◊ This is an example involving sound. Although sound isn't the same as light, it does spread out in all directions from a source, so it obeys the inverse-square law. In the previous examples, we knew the distance and wanted to find the intensity (brightness). Here, we know about the intensity (loudness), and we want to find out about the distance. Rather than taking a number and multiplying it by itself to find the answer, we need to reverse the process, and find the number that, when multiplied by itself, gives four. In other words, we're computing the square root of four, which is two. They will double their range, not quadruple it.

Example 2: Astronomical distance scales

The nearest star, Alpha Centauri,1 is about 10,000,000,000,000,000 times dimmer than our sun when viewed from our planet. If we assume that Alpha Centauri's true brightness is roughly the same as that of our own sun, then we can find the distance to Alpha Centauri by taking the square root of this number. Alpha Centauri's distance from us is equal to about 100,000,000 times our distance from the sun.

Example 3: Pupils and camera diaphragms

In bright sunlight, your pupils contract to admit less light. At night they dilate, becoming bigger “light buckets.” Your perception of brightness depends not only on the true brightness of the source and your distance from it, but also on how much area your pupils present to the light. Cameras have a similar mechanism, which is easy to see if you detach the lens and its housing from the body of the camera, as shown in the figure.

camera-diaphragm

l / The same lens is shown with its diaphragm set to three different apertures.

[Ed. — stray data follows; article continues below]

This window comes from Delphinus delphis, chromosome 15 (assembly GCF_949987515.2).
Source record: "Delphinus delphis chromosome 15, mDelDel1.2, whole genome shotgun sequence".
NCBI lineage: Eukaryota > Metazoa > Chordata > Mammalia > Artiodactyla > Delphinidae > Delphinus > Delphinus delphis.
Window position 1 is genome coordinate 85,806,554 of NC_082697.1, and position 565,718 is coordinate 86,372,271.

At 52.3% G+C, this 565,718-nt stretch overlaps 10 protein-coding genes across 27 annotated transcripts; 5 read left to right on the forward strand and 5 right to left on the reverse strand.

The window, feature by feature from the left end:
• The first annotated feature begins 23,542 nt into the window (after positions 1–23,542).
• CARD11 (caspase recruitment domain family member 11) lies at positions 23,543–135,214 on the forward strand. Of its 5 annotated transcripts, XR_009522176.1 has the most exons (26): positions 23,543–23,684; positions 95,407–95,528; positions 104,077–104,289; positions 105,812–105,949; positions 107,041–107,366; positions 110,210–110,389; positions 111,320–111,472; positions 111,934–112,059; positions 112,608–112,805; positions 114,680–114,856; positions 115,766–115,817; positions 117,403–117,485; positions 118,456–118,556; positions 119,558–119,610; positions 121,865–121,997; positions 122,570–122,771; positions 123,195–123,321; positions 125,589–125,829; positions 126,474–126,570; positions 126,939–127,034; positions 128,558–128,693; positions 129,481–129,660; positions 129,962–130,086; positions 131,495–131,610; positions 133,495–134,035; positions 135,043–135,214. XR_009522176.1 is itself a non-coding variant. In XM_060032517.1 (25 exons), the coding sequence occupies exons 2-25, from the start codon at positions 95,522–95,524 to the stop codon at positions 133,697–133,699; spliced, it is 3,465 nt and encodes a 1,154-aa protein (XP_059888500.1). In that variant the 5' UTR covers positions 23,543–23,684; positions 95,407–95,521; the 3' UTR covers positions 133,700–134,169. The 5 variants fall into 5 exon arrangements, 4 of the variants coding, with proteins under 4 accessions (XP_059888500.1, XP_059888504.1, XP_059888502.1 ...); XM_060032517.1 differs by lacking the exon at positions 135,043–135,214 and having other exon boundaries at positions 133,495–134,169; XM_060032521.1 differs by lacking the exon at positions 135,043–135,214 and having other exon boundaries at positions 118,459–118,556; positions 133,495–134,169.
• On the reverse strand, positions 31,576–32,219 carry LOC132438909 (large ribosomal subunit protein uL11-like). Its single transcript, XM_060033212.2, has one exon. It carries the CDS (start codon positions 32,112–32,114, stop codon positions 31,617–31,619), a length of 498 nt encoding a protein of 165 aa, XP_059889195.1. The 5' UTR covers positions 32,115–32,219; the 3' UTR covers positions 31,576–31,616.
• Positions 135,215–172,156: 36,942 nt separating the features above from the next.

Here, the diameter of the largest aperture is about ten times greater than that of the smallest aperture. Making a circle ten times greater in radius increases its area by a factor of 100, so the light-gathering power of the camera becomes 100 times greater. (Many people expect that the area would only be ten times greater, but if you start drawing copies of the small circle inside the large circle, you'll see that ten are not nearly enough to fill in the entire area of the larger circle. Both the width and the height of the bigger circle are ten times greater, so its area is 100 times greater.)

Parallax

Example 2 on page 144 showed how we can use brightness to determine distance, but your eye-brain system has a different method. Right now, you can tell how far away this page is from your eyes. This sense of depth perception comes from the fact that your two eyes show you the same scene from two different perspectives. If you wink one eye and then the other, the page will appear to shift back and forth a little.

parallax

m / At double the distance, the parallax angle is approximately halved.

If you were looking at a fly on the bridge of your nose, there would be an angle of nearly 180° between the ray that went into your left eye and the one that went into your right. Your brain would know that this large angle implied a very small distance. This is called the parallax angle. Objects at greater distances have smaller parallax angles, and when the angles are small, it's a good approximation to say that the angle is inversely proportional to the distance. In figure m, the parallax angle is almost exactly cut in half when the person moves twice as far away.